Over the past years, there has been an exponential growth in the interest in integrating neuroscience into psychotherapy. While neuroscience focuses on the mechanistic understanding and analysis of brain functions, psychotherapy focuses on the richness of complex individual and clinical history and behavior. Psychotherapy, or talk therapy, is an approach that utilizes various psychological techniques to promote adaptive living and alleviate distress. Locher et al. (2019) assert that psychotherapy is an effective intervention for a myriad of somatic, behavioral, and psychological disorders and is considered the main approach in mental health care management. Javanbakht and Alberini (2019) observe that psychotherapy is a comprehensive yet individualized biological treatment that taps into all biological regulators of the complex brain responses. Psychotherapy’s biological basis is also demonstrated in its result: the re-elaboration of the whole sense of others and self.

This is achieved through new experiences and learning encompassing internal regulation and emotional and cognitive responses. (Javanbakht & Alberini, 2019). Additionally, successful psychotherapy produces measurable physical changes in the brain, which are lasting and comprehensive. Current knowledge shows how exposure to therapy for a prolonged period impacts neural circuits related to post-traumatic stress disorder (PTSD) and neurobiological enhancements made or have been existing (Javanbakht & Alberini, 2019). These support the existence of the biological basis of psychotherapy.

Factors Affecting Perspective on the Value of Psychotherapy

One’s religion, culture, and socioeconomic activities affect their perspective on the value of psychotherapy treatment. Socioeconomic factors, including environmental risk factors and poverty, are associated with the onset and maintenance of psychiatric illnesses. People living in extreme poverty are less likely to access treatment, including psychotherapy. Therefore, they cannot savor nor appreciate the effectiveness and full value of psychotherapy in responding to mental health issues. Poor people are also more likely to drop out of therapy and consider it less effective (Levi et al., 2018). Additionally, Levi (2018) notes that poverty affects mental flexibility, sensitivity, and emotion regulation which are essential domains in ensuring the success of psychotherapy.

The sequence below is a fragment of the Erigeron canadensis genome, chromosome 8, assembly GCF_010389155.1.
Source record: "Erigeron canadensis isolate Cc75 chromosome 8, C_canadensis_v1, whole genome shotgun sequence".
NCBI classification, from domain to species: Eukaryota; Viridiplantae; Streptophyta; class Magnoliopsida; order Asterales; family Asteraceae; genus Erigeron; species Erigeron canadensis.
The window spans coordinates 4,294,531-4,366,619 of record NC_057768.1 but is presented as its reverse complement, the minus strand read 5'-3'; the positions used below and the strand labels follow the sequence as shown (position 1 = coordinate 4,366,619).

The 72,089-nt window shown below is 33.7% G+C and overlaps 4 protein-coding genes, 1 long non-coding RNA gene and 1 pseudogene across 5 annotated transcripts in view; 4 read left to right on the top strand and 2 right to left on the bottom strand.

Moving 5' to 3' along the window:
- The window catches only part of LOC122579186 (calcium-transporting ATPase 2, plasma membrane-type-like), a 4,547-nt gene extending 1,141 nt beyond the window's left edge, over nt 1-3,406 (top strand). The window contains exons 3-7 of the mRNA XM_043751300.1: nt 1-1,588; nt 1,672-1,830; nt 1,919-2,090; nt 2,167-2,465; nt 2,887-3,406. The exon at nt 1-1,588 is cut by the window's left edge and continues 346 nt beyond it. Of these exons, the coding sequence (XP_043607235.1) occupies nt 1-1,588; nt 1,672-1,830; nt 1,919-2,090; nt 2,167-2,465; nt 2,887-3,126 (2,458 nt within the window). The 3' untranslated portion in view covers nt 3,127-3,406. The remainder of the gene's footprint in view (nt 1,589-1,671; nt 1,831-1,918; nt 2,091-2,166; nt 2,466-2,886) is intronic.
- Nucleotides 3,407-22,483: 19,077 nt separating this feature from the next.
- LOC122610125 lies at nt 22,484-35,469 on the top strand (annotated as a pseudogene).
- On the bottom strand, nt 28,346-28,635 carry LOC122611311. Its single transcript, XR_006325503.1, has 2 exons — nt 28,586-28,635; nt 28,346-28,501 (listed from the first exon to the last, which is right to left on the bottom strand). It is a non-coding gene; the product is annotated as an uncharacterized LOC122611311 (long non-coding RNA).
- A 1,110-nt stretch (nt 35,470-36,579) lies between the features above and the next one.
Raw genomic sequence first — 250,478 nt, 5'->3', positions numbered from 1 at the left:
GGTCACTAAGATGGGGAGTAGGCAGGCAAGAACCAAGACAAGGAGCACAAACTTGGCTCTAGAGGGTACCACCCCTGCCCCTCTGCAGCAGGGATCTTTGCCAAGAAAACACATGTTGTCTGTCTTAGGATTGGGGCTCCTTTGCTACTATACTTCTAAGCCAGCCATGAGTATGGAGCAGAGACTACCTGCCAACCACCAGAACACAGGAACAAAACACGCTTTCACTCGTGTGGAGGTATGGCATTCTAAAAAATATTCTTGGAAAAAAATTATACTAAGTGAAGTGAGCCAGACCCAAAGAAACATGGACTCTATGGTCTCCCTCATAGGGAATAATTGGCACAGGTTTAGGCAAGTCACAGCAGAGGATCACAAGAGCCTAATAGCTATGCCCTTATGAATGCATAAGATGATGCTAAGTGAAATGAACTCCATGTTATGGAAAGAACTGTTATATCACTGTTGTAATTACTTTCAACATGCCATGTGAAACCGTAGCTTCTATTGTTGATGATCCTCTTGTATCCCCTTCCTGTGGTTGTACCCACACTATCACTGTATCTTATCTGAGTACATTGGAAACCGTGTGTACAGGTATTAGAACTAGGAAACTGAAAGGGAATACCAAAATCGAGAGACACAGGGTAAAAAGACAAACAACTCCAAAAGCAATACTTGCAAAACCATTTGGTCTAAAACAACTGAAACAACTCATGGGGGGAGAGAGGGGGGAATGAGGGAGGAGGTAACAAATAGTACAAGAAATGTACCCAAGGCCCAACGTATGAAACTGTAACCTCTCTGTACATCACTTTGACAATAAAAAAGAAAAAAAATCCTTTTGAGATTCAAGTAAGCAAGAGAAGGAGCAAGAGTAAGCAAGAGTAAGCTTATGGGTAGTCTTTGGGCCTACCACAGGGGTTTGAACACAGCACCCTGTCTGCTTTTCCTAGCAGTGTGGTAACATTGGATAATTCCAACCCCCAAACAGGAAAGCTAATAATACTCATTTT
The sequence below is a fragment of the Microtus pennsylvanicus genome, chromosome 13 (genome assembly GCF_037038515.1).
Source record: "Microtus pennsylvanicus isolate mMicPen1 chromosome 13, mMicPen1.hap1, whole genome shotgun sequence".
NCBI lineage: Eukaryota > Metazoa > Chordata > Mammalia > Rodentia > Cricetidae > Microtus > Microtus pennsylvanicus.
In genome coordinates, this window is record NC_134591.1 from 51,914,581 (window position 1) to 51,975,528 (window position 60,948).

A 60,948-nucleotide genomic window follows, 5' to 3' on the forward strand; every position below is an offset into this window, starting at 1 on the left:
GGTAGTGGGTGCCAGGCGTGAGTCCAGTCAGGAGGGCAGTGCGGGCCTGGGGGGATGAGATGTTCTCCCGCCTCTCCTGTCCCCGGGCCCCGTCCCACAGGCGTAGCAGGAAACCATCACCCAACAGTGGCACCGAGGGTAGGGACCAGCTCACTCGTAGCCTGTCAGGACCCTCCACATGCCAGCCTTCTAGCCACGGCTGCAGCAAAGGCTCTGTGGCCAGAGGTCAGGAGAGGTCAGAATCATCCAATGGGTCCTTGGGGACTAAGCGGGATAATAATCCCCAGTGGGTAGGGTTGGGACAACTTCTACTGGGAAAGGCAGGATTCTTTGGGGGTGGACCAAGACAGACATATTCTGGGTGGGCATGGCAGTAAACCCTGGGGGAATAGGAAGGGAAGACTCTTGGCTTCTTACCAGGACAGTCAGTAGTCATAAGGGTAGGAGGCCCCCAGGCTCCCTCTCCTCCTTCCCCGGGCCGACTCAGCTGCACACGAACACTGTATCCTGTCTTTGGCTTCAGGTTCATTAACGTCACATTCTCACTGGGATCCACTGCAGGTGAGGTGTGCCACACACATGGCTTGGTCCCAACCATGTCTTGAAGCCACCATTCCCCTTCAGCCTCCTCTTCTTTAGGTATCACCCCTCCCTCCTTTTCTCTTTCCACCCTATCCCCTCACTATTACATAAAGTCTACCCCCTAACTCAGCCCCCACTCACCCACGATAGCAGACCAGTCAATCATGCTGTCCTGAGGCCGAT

Religion and culture are recognized in accounting for and explaining health, illness, and experienced distress. They also influence one’s behaviors, beliefs, and emotions. Moleiro (2018) notes that culture shapes psychotherapy models, determines how acceptable or credible treatment approaches are in the eyes of a patient and their family members, and adherence to treatment approaches.

 Legal and Ethical Considerations

The ethical and legal considerations of family and group therapy differ from individual therapy and impact therapeutic approaches. The therapist must be aware and cautious not to breach the patient’s right to confidentiality in family and group therapy. In group therapy, members may also be unwilling to fully disclose details of some experiences for fear of their information being leaked by group members. The therapists in a family or group also pay close attention to their clients’ competency and personal values and try working those boundaries to avoid any violations.


 Psychotherapy offers a vital understanding of human behavior. However, it still lacks empirical methodologies and assessments. There should be more integration of methods and knowledge of neuroscience and psychotherapy to generate more knowledge and promote the development of more integrated therapeutic approaches.


Javanbakht, A., & Alberini, C. M. (2019). Editorial: Neurobiological Models of Psychotherapy. Frontiers in Behavioral Neuroscience, 13.

Levi, U., Laslo-Roth, R., & Rosenstreich, E. (2018). Socioeconomic Status and Psychotherapy: A Cognitive-Affective View. Journal of Psychiatry and Behavioral Health Forecast, 1(2), 1008.

Locher, C., Meier, S., & Gaab, J. (2019). Psychotherapy: A World of Meanings. Frontiers in Psychology, 10(460).

Moleiro, C. (2018). Culture and Psychopathology: New Perspectives on Research, Practice, and Clinical Training in a Globalized World. Frontiers in Psychiatry, 9.